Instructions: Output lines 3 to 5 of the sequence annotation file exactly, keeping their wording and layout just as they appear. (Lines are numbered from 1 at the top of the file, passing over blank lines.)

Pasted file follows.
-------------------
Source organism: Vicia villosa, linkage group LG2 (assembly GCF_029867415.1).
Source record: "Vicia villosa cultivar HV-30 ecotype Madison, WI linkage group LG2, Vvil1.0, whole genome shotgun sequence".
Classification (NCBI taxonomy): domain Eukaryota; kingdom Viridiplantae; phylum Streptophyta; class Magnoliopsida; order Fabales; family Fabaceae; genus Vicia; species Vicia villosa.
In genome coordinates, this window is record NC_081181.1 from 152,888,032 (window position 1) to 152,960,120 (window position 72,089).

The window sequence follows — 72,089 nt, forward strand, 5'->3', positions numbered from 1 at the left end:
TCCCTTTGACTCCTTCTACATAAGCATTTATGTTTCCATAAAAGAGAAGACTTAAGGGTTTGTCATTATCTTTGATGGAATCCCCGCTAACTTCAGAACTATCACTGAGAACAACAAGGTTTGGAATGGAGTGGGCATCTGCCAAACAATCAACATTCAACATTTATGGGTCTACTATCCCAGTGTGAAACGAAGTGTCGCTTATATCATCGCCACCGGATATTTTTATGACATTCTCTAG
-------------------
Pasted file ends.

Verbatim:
Classification (NCBI taxonomy): domain Eukaryota; kingdom Viridiplantae; phylum Streptophyta; class Magnoliopsida; order Fabales; family Fabaceae; genus Vicia; species Vicia villosa.
In genome coordinates, this window is record NC_081181.1 from 152,888,032 (window position 1) to 152,960,120 (window position 72,089).

The window sequence follows — 72,089 nt, forward strand, 5'->3', positions numbered from 1 at the left end: